IN CHICAGO, Cinema Borealis, 1550 N Milwaukee AveSunday the 1st of October at 8:00
IN PROVIDENCE, RI Cable Car Cinema, 204 S Main Wednesday the 4th of October at 9:30
Close your eyes, picture a soft place, and repeat after me: CINEMMMMMMMMMMMMMMMMMA. And again: CINEMMMMMMMMMMMMMMMMMMMMMMMMMMMMMMMMMMMMMMMA.
Let the lights behind your eyelids form patterns, let the stars, crucifixes, spirographs, fractals, pentagrams, and mandalas dissolve into you and each other and into the darkness that makes up 40% of your moviegoing life. Reach your hand out past the void that is and was yourself and conjoin your aura with that always-flickering light you’ve come to know as Magic Lantern. Cast off your mortal coil, watch the sun bless the ocean with your third eye, and let the trance foam drip from your un-mouth as you’re spirited away into a world of light and sound at a varying frame rate of 18, 24, and 29.97 frames per second. A world where Angela Lansbury is your host, where seizures sing out against war, where the Velvet Underground rocks in triplicate, where ethereal landscapes melt, where West African laborers channel colonial powers, where Manson dopplegangers are desert wanderers, and where the Glory of Light as Nature is At Long Last Revealed.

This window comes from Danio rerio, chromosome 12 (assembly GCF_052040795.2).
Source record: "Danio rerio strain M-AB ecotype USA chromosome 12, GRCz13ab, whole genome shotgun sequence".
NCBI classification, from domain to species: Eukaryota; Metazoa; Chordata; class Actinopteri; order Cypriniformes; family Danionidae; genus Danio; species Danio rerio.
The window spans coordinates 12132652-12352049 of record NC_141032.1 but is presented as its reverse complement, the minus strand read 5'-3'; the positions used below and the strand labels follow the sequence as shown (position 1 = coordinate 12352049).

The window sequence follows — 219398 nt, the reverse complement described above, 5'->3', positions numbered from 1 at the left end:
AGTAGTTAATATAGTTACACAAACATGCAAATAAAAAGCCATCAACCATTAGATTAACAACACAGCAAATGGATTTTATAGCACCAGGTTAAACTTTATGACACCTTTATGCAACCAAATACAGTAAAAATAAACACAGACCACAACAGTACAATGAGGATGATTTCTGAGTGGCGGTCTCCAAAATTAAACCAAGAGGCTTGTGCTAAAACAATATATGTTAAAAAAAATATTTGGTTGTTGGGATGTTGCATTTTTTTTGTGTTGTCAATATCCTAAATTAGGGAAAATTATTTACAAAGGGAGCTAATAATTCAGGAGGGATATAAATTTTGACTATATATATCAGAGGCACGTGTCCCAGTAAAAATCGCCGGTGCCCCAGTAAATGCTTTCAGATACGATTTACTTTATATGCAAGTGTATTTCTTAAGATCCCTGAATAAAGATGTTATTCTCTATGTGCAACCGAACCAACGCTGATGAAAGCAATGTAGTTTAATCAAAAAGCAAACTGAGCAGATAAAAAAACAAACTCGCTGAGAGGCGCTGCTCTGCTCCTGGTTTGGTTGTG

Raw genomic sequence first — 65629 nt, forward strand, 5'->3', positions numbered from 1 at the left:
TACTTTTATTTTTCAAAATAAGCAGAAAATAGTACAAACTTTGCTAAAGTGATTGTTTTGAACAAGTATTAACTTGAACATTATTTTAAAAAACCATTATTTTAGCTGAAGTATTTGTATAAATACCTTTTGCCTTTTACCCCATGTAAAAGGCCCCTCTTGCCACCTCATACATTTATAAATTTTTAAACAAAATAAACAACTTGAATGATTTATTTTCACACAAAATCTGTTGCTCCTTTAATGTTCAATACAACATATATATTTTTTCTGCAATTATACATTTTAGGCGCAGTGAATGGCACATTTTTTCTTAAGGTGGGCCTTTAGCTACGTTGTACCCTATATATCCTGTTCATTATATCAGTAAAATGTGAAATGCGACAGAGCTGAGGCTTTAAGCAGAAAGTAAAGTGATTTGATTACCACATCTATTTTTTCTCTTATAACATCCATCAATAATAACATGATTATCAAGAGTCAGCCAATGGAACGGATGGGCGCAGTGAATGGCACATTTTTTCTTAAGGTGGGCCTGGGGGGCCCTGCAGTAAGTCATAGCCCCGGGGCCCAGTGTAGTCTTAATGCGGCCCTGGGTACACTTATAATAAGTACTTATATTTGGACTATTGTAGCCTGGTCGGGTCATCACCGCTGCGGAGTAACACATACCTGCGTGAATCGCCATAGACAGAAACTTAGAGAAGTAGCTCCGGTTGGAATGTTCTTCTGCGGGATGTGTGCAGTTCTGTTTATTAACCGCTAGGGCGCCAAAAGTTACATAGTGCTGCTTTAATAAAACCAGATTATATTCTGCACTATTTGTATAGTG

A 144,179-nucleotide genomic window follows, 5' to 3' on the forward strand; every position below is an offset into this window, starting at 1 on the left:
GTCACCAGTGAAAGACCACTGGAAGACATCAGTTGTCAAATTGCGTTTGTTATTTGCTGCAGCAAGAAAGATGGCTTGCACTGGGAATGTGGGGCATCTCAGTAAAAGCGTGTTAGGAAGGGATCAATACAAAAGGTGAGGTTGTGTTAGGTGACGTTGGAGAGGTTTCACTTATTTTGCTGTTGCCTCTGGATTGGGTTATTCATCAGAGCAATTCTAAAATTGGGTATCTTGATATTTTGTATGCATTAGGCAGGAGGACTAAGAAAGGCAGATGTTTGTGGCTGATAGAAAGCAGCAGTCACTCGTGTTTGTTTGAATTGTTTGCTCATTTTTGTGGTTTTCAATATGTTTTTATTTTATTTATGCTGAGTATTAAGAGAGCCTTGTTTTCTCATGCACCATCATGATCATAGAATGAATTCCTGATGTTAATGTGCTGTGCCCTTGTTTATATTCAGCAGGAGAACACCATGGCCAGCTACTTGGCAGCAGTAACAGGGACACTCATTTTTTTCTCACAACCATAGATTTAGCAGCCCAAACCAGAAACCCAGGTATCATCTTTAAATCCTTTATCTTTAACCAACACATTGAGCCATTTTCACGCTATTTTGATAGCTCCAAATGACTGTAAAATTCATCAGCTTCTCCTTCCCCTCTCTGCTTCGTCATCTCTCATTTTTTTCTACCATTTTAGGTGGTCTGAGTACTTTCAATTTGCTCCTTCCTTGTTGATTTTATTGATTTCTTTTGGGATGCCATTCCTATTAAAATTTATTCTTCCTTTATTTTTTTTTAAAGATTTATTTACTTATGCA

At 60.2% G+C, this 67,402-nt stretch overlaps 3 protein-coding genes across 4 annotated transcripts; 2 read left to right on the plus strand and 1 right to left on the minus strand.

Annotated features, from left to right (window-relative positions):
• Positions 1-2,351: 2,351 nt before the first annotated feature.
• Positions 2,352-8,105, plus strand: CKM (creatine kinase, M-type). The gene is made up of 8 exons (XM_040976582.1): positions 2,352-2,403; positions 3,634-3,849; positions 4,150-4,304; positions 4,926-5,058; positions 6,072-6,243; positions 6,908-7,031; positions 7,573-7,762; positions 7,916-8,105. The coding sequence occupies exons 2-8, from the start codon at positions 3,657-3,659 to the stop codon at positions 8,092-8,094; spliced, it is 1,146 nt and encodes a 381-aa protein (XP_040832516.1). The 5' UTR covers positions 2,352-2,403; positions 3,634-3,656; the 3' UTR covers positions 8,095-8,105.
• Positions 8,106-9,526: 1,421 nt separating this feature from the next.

If you think you’re ready, then you are. Open your eyes and repeat after me: CINEMMMMMMMMA…
FEATURING: Feeling Free with 3D Magic Eye Poster Remix by Shana Moulton (8:13, video, 2004), Saint Flournoy Lobos-Logos and the Eastern Europe Fetus Taxing Japan Brides in West Coast Places Sucking Alabama Air by Will Hindle (12:00, 16mm, 1970), Melter 02 by Takeshi Murata (4:00, video, 2003), Andy Warhol’s Exploding Plastic Inevitable with the Velvet Underground by Ronald Nameth (12:00, 16mm on video, 1966), Les Maitres Fous by Jean Rouch (35:00, 16mm, 1954), Piece Mandala/End War by Paul Sharits (5:00, 16mm, 1966), The Visitation by Nathaniel Dorsky (18:00, 16mm, 2002)